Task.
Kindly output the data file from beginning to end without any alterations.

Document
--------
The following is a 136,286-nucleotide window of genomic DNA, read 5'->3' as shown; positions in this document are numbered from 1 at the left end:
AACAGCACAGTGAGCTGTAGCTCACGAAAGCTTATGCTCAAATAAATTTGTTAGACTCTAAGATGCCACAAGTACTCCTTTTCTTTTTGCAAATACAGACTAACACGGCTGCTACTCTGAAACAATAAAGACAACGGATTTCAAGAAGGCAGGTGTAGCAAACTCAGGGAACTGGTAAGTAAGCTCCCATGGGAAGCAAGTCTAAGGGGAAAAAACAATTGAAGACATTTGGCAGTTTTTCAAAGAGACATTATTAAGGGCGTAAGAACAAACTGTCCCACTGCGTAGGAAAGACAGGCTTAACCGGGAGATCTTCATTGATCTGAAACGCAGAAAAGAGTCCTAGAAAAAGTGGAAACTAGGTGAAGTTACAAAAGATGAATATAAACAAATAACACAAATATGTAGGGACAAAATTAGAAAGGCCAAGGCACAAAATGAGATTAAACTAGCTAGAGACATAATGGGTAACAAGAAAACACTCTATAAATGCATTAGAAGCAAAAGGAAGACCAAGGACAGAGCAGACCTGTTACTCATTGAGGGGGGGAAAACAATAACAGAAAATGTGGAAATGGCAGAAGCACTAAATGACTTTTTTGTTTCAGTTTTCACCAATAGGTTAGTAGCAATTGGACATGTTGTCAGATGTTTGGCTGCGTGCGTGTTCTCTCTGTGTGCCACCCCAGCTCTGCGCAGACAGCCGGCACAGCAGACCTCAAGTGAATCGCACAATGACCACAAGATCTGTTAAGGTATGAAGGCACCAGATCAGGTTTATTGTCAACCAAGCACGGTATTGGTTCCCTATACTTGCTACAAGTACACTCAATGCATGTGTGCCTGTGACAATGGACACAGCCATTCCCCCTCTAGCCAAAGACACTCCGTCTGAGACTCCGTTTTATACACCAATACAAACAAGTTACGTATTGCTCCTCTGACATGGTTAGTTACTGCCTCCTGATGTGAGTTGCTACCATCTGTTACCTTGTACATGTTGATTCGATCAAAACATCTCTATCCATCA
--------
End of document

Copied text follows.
The following is a 136,286-nucleotide window of genomic DNA, read 5'->3' as shown; positions in this document are numbered from 1 at the left end:
AACAGCACAGTGAGCTGTAGCTCACGAAAGCTTATGCTCAAATAAATTTGTTAGACTCTAAGATGCCACAAGTACTCCTTTTCTTTTTGCAAATACAGACTAACACGGCTGCTACTCTGAAACAATAAAGACAACGGATTTCAAGAAGGCAGGTGTAGCAAACTCAGGGAACTGGTAAGTAAGCTCCCATGGGAAGCAAGTCTAAGGGGAAAAAACAATTGAAGACATTTGGCAGTTTTTCAAAGAGACATTATTAAGGGCGTAAGAACAAACTGTCCCACTGCGTAGGAAAGACAGGCTTAACCGGGAGATCTTCATTGATCTGAAACGCAGAAAAGAGTCCTAGAAAAAGTGGAAACTAGGTGAAGTTACAAAAGATGAATATAAACAAATAACACAAATATGTAGGGACAAAATTAGAAAGGCCAAGGCACAAAATGAGATTAAACTAGCTAGAGACATAATGGGTAACAAGAAAACACTCTATAAATGCATTAGAAGCAAAAGGAAGACCAAGGACAGAGCAGACCTGTTACTCATTGAGGGGGGGAAAACAATAACAGAAAATGTGGAAATGGCAGAAGCACTAAATGACTTTTTTGTTTCAGTTTTCACCAATAGGTTAGTAGCAATTGGACATGTTGTCAGATGTTTGGCTGCGTGCGTGTTCTCTCTGTGTGCCACCCCAGCTCTGCGCAGACAGCCGGCACAGCAGACCTCAAGTGAATCGCACAATGACCACAAGATCTGTTAAGGTATGAAGGCACCAGATCAGGTTTATTGTCAACCAAGCACGGTATTGGTTCCCTATACTTGCTACAAGTACACTCAATGCATGTGTGCCTGTGACAATGGACACAGCCATTCCCCCTCTAGCCAAAGACACTCCGTCTGAGACTCCGTTTTATACACCAATACAAACAAGTTACGTATTGCTCCTCTGACATGGTTAGTTACTGCCTCCTGATGTGAGTTGCTACCATCTGTTACCTTGTACATGTTGATTCGATCAAAACATCTCTATCCATCA